This call for abstracts invites interested researchers to send their abstracts of suggested chapters on the archaeologies of displacement, migration and humanitarian crises, their impact on societies, cultural identity, and collective memory of displaced people around the world.
Displacement and forced migrations were a major feature of the 20th century in many regions of the world and are increasing rather than decreasing in the second decade of the 21st century. Civil wars, conflicts and political unrest have all created movements of refugees and internally displaced people. Other people have fled their homes due to famine, environmental disasters, nuclear or chemical disasters, or major development projects, such as dam building.
Currently, the seemingly endless cycle of violence and conflicts in several areas across the world, such as the Middle East and North Africa (MENA) region, Eastern Europe, Southeast Asia, Central and South America, and Africa has served to create humanitarian catastrophes. In the context of the Middle East, more than 10 million people have left their homes and have been internally displaced or sought refuge in neighbouring countries. Others have made their way through the Mediterranean to reach Northern Europe, stirring up political tensions and debates about the rights of migrants and refugees. Similarly, in the past few months, images and videos highlighted a new wave of migration due to the warfare hostilities in Ukraine. Western media started immediately to report on the humanitarian crisis in Ukraine and how those refugees are “civilized”, “educated”, “know how to use Instagram”, and “very different from the Middle Easterners or Africans” who sought refuge during the last decade. A growing number of activists on social media platforms ironically responded to the Western media double standards and narratives of refuge.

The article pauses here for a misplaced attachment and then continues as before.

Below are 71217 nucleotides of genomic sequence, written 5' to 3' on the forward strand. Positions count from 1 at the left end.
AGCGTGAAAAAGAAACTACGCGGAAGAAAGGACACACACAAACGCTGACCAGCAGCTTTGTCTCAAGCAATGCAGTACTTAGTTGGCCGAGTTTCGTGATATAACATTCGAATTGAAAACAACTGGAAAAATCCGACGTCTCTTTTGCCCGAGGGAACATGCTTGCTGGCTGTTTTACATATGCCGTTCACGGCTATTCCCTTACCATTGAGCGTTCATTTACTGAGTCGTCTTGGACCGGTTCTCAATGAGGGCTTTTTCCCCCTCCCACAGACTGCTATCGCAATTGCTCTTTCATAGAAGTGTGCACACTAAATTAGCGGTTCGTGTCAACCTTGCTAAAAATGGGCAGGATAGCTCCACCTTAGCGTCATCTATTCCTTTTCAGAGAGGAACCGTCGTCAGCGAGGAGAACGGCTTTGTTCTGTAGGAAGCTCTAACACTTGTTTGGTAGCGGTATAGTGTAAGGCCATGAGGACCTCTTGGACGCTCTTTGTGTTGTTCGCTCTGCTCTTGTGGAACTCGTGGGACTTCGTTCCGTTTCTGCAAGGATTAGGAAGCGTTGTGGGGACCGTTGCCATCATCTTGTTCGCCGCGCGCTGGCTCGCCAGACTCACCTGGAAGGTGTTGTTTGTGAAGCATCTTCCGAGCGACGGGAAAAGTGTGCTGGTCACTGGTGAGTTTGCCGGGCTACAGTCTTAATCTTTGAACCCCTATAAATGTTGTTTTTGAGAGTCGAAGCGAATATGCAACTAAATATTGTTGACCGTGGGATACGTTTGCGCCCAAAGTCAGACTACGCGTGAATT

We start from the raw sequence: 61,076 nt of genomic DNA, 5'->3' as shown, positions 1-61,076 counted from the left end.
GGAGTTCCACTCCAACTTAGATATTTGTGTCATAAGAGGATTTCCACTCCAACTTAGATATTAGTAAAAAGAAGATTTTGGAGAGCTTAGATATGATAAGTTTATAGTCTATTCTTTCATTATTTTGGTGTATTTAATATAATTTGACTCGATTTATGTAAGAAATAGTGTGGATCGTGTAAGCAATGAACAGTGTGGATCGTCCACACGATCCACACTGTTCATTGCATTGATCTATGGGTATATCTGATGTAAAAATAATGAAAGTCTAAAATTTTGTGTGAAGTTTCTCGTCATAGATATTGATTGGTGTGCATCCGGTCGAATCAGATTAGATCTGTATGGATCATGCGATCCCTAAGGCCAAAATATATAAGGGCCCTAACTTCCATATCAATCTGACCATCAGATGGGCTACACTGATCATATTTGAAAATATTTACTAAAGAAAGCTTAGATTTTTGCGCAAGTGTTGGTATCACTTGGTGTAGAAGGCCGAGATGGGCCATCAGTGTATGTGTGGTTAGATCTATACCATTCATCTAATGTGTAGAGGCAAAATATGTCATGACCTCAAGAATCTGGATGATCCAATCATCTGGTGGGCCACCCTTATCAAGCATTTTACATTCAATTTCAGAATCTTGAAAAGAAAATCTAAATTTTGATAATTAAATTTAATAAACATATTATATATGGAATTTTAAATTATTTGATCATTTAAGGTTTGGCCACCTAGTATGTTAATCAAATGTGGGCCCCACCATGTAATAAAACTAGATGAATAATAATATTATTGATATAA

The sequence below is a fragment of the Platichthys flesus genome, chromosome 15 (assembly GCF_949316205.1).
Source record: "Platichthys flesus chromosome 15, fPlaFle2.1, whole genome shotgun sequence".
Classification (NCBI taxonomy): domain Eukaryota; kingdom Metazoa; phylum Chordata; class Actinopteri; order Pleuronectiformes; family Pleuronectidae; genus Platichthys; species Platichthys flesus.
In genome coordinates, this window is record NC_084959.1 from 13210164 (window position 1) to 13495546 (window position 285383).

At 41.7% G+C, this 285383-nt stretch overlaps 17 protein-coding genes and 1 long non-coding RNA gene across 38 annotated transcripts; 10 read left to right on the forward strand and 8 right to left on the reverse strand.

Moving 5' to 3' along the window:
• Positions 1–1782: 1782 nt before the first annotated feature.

The concept of involuntary displacement offers a powerful tool with which to explore the identities of exiled groups. A close consideration of the mechanisms of forced migration allows us to understand how the decay and loss of material objects such as personal possessions and photographs, which are invested with individual memories, compromise the ability to recall or come to terms with a difficult past life.
Many displaced refugees and migrants seek to safeguard their cultural identities by attempting to maintain contact with their homeland. This can lead to the creation of ‘re-invented ethnicities’ where nostalgic memories of a homeland are added to and embellished in a place of sanctuary. In some cases, the assertion of alien identities can lead to ethnic tensions and hinder integration into new communities. It can also lead to distrust and the segregation or ghettoization of incoming migrants and refugees.
This edited book aims to understand how and why the voices of displaced people are so often forgotten in the narratives of globalisation. We will focus on how the trauma of forced migration creates interconnections between material objects, memories, oral histories and people and explore the potential for creating sustainable archaeologies of displacement. Finally, we will examine how the authentic voices and testimonies of refugees can be used to revive the forgotten and unexplored narratives of global displacement.
We welcome cross-disciplinary proposals from individuals at different stages in their careers, including early and mid-career researchers, academics and practitioners and from a range of methodological and conceptual perspectives.
Please send abstracts (chapter proposals) of 300-400 words to the below emails by 28 February 2023
Doha Institute for Graduate Studies & Center for Conflict and Humanitarian Studies – Qatar
Prof. Dr. James Symonds: firstname.lastname@example.org
University of Amsterdam (UvA) – Netherlands